Honourable Minister Kasukuwere and myself also met after those consultations with a view to regularising some transactions behind closed doors, but officials at the central bank faced attitudinal impediments from some colleagues who refused to co-operate and provide paperwork.
It now transpires that we could not get those official documents to fix certain irregularities because unilateral decisions had been taken by some people and their advisors in and outside government that we “forfeited” our right to be consulted or to do our jobs by making our positions known or because we are “house niggers”.
FZ: Is there anything wrong with the frameworks and implementation mechanisms being used in deals like that of Zimplats and others?
GG: There is a lot of issues which need to be looked into, including corporate governance, legal issues, perceived lack of transparency in the appointment of advisors to the National Indigenisation and Economic Empowerment Board and government, inappropriate valuation methods and potentially excessive financial burdens imposed on taxpayers and indigenous beneficiaries of empowerment deals.
We also need to pay attention to the conditions attached to some of these transactions and violations of standing exchange control laws, rules and regulations all of which could have been avoided had necessary consultations been done.
These problems technically render some of these transactions null and void if fundamental amendments required are not made. We also found unacceptable conflicts of interest and unfair awarding of all indigenisation consultancy assignments to one company established only a few years ago, while charging what we believe are exorbitant fees which eventually could be paid by taxpayers.
FZ: Given what you are saying, is it a wrong conclusion to say you are opposed to the current indigenisation thrust?
GG: It has to be appreciated that constructive criticism of a flawed process is not the same as opposing its framework and objectives. We are very clear about that. We are also clear about the fact that inclusivity, transparency, accountability and corporate governance as well as the quality of advisory inputs to a process guarantees its integrity and credibility of the outcomes, including its ability to withstand scrutiny and the test of time. Dodgy arrangements may undermine an otherwise noble idea and programme.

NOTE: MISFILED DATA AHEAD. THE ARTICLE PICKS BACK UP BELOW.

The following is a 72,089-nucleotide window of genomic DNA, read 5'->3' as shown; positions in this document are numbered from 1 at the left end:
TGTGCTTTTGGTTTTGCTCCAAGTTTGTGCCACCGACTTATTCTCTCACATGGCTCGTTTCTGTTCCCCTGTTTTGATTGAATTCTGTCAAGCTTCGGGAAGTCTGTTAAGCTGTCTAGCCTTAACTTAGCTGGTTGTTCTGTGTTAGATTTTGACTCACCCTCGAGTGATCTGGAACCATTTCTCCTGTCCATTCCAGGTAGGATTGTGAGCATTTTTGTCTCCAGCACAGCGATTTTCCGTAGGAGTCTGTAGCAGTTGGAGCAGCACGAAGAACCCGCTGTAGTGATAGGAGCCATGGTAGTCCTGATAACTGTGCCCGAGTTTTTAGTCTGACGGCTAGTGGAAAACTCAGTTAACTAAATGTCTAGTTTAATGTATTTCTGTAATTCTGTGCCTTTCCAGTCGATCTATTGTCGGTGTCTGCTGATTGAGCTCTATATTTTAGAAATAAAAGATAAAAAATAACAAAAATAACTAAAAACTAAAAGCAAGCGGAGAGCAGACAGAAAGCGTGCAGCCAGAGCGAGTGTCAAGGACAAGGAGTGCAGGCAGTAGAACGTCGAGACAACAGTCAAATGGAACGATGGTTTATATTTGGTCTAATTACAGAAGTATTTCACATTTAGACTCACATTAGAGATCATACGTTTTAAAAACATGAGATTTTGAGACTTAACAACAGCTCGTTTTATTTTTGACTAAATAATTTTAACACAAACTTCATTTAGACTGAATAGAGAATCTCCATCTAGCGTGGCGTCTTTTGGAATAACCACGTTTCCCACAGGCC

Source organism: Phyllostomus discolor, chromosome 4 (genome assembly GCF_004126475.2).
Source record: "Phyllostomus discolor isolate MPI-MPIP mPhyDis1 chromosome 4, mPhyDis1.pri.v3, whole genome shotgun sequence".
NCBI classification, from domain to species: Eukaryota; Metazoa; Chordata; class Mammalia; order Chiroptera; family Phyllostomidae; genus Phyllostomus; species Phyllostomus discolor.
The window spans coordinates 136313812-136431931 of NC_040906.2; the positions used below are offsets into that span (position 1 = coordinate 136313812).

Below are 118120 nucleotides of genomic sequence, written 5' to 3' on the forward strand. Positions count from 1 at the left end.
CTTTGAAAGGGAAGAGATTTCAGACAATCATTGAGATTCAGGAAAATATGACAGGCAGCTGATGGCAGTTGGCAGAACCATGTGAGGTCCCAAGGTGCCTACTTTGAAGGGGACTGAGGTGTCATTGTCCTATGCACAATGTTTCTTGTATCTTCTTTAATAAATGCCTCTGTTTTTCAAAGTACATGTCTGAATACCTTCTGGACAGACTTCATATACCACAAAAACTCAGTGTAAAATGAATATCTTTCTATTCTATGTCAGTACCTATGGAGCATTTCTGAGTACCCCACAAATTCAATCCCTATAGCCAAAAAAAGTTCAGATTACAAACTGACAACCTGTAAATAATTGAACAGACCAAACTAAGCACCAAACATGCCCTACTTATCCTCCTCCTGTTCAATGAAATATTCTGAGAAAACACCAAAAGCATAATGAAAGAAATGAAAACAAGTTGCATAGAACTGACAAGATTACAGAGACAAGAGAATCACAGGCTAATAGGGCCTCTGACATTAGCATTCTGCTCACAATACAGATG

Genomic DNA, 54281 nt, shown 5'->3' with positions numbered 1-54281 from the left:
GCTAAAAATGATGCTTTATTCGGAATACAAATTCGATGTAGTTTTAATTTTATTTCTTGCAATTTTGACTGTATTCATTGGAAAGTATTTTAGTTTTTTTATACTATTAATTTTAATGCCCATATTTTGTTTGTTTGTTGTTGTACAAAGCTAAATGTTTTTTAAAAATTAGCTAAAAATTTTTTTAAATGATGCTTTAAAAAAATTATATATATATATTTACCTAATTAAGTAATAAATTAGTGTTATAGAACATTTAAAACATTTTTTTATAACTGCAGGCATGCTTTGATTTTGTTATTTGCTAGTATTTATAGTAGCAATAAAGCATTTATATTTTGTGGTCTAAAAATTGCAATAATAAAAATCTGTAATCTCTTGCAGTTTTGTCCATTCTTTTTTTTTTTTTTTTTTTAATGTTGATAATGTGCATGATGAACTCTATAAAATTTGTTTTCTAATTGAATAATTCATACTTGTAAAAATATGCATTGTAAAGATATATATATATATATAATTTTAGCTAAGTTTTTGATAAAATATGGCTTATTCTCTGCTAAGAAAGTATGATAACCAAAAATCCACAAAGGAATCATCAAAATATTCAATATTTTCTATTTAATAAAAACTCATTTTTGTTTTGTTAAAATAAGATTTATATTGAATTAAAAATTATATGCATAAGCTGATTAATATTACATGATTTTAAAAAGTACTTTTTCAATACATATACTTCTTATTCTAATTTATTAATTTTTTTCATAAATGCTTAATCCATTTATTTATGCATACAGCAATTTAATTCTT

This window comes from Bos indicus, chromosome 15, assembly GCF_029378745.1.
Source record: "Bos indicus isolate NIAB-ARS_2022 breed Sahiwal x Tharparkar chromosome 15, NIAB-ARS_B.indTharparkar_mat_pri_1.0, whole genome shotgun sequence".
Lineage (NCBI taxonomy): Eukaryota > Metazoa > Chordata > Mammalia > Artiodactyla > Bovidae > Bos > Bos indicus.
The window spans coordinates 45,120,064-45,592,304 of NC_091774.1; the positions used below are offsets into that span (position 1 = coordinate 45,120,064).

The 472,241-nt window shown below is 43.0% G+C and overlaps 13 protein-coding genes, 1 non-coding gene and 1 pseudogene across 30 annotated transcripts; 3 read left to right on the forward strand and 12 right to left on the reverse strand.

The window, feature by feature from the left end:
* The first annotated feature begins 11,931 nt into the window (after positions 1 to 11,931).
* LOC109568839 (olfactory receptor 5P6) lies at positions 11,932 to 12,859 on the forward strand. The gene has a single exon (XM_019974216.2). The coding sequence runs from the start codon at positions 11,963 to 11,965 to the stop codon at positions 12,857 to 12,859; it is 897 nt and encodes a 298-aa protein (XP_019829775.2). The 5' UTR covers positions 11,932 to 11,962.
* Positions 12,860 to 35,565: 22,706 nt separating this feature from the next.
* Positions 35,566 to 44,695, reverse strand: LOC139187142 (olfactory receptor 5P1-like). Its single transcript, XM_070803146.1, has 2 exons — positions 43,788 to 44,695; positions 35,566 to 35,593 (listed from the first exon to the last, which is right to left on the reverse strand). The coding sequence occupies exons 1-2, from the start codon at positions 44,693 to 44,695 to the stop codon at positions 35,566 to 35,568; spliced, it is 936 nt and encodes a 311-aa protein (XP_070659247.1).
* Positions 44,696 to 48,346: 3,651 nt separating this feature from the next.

FZ: What exactly is your problem with the indigenisation programme as it stands now?
GG: Where the RBZ has differed is with the current “one-size-fits-all” approach in which the law is used to treat all sectors of the economy as if they are the same when we know they are not.
In that connection, we were deeply heartened to note that this same view was echoed by His Excellency (Mugabe) in his birthday interview aired last Friday. We stand by our well-considered view that the banking sector is different, has its own structural peculiarities and sensitivities which require a different mutually-agreed model.
FZ: Besides that, what else has been your gripe with this indigenisation approach?
GG: Apart from pointing out that a “one-size-fits-all” model is inappropriate for the banking sector, we have also been at pains to bring to the attention of relevant authorities contradictions in the indigenisation law and other pieces of legislation.
Also at stake is fact that the Indigenisation and Empowerment Act requires that shares acquired by local investors must be paid for.
How? It is not clear, but the law says the acquired equity must be paid for, not nationalised? We agree with the President that we should have found a formula in which our resources are used as equity, but as things stand, the constitution and relevant laws require payment of fair value in indigenisation transactions.
FZ: Let’s take the Zimplats deal, what is wrong with it? So what will happen to the Zimplats, Mimosa and Unki transactions, just to mention but a few?
GG: On the Zimplats, Unki, Mimosa transactions, the jury is still out. According to the law, we must pay fair value for what we acquire. But our ideological position as expressed by the President is, especially on mining companies, our resources must have been used pay for the shareholding, but that was not done. This is where we must secure the best brains available internally and externally to advise on these issues.
We need experts on corporate finance, accounting, taxation, law, geology, banking and other relevant disciplines to put their heads together to negotiate the best deals for our indigenous investors and communities.
The problem with some colleagues, for instance those who studied political science, is that they want to be economists, financial experts, actuaries, brokers and lawyers all at the same time because they think they know everything yet the truth is no one knows it all — nobody is omniscient.
The Zimplats deal, its valuations and term sheet left a lot to be desired and, as a result, there is a perception that the resource was undervalued, while the company itself was overvalued. The proposed financing model, loan and terms and conditions of the agreement being negotiated are skewed against locals in favour of existing shareholders, making it difficult for some of us to support such things.
FZ: Some people say the Zimplats deal and other indigenisation transactions are riddled with corruption in its various manifestations, including extortion, bribery, cronyism and patronage. What is your comment?
GG: Whether or not there is corruption in the Zimplats or other deals, it’s too early for anyone to reach that conclusion. We can’t say that without first closely examining necessary documents, resolutions and minutes on the transaction to establish if due process was followed or detect corruption, if any. Only time will tell.